We spread out the book shelf and placed a couple of comfy chairs so that there is room for the children to spread out and lounge with a book. It is also right beside our small group instruction table. When we do guided reading, we can have a group read there with their previously read text while we work with a group.
We are thinking about putting our word wall on the whiteboard so that students can easily grab and replace the word wall word they may need to support their writing.
On the little bulletin board we will have our family wall (inspired by Tracy and Cheryl). Last year we took pictures at meet the teacher, or had families send in family photos. We added our class photo and also our staff photo. The staff photo was great because it allowed the students to get to know other staff in the school and often the children would talk about the teacher their sibling has.
A lot of print on the walls. We had our classroom sayings on the walls but really when we thought about it, who was it for? Mostly adults because not many of the children will be able to read it.
Tracy and and Cheryl were a huge help in helping us talk though why we had something in a certain spot and thinking truly about how the children used the space. Just because it looks like we "should" have the carpet by the whiteboards doesn't mean we have to!
We also moved the furniture around, a lot. We tried different formations and spacing between tables and shelves. We even thought, what if the children want to save a block creation where we usually meet as a large group? Well, we have two tables we can just move out of the way and we can meet on the floor! We can be flexible to create an inviting environment for our students.
Having Tracy and Cheryl help to restructure the classroom was super helpful because even though I have an open mindset to change, in the back of my head is...well we did it this way, why not do it again? They were able to offer suggestions and give feedback as to why we may keep it or how we may change it.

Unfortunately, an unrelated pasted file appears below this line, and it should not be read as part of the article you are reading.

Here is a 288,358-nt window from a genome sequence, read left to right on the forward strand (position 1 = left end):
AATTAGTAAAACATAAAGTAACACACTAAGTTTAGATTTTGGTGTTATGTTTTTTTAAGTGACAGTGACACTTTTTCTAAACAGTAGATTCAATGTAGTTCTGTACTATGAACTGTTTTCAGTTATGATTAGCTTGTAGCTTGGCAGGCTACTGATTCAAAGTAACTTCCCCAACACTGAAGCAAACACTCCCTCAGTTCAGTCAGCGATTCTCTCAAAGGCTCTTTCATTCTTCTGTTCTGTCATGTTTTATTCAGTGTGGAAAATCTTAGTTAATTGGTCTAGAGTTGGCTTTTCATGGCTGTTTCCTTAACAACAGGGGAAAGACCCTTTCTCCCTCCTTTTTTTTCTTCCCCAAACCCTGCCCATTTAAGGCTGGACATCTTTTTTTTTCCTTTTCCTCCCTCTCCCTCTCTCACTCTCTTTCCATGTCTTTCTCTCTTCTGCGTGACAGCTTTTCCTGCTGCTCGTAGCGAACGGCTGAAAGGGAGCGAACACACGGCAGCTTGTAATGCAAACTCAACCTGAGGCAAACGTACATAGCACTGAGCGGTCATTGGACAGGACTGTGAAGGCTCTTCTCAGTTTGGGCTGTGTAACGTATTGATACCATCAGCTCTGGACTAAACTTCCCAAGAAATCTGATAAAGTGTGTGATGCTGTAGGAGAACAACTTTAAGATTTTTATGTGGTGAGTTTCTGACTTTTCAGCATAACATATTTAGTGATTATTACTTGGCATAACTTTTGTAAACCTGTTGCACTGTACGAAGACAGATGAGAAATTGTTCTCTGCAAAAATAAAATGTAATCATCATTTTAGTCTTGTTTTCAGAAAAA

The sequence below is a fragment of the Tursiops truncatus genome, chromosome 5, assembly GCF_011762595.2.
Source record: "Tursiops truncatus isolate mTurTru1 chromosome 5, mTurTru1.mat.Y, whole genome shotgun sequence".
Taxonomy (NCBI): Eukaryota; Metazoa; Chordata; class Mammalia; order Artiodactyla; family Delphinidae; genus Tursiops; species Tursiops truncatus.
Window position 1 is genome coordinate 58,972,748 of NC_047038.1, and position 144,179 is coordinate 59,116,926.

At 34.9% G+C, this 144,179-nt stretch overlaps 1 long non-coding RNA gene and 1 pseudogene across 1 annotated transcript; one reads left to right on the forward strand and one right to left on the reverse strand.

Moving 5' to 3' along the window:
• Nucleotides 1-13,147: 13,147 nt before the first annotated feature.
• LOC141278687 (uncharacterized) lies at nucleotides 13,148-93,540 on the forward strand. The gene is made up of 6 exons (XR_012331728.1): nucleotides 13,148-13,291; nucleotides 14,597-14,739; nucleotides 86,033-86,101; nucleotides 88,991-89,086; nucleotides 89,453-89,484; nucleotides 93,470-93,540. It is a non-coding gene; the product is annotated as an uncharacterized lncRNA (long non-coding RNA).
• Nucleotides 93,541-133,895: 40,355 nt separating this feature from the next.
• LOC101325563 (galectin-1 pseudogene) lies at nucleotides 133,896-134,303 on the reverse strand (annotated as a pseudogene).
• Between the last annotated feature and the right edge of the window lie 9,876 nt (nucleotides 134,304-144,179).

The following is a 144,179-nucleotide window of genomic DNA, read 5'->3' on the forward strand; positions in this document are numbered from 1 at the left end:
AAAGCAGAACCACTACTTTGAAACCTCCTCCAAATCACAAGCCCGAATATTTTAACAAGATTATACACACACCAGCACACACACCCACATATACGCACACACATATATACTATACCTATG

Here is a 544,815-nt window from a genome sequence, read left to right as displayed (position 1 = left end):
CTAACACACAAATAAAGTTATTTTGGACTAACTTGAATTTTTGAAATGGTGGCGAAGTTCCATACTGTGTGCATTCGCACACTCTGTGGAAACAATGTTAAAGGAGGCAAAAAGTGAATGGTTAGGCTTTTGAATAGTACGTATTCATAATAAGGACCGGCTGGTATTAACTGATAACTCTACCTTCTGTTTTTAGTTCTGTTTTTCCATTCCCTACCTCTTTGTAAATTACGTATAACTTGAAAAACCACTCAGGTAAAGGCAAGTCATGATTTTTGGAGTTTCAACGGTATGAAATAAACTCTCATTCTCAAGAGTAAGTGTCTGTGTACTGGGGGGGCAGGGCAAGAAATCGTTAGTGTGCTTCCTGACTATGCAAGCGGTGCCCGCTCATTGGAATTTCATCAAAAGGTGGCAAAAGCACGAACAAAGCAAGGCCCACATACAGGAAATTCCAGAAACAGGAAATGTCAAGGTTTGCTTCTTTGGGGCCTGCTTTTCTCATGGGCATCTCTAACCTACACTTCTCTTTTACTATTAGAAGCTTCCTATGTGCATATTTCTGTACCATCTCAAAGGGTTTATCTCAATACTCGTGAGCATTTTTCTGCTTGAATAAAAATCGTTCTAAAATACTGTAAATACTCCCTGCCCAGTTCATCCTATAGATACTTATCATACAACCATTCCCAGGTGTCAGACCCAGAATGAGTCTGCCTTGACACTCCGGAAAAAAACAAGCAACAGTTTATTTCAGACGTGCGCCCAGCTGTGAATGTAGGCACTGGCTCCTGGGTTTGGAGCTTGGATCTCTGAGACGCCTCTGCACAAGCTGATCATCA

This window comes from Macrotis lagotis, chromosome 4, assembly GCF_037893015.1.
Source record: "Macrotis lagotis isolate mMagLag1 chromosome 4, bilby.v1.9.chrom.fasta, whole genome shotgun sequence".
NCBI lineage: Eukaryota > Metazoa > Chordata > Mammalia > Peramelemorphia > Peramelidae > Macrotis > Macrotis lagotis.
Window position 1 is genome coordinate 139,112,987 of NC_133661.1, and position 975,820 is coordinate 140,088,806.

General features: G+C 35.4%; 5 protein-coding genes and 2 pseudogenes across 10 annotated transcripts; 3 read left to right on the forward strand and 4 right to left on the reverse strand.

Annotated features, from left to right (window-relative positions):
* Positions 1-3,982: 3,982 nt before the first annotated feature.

Oh... and the pink bin.
Last year we had a number of small blocks that we just tossed in the bin because we didn't have enough space to sort them on the shelves. After moving our block area, we separated the blocks into white bins on top of the shelf. Many of the blocks in that bin still look brand new because we don't think they got used much last year!
Now that they are in individual bins that will be clearly labeled with photographs, the children will be able to see and carefully select the materials they need to build their structure or creation. One key thing I learned: as an adult, if I find it overwhelming or difficult to put away or access, how is a 3, 4 or 5 year old child going to fare?
Even as I write this I'm thinking of little changes to make the use of space more effective. And once the children arrive, we will have to see how they use the space and access materials and reflect on if it is working for our new group of students. Working with multiple educators to create this learning space for our new students has been so valuable and we look forward to welcoming our new students this Fall!
Thank you, Tracy and Cheryl!
Cassandra Hart @hart_cass14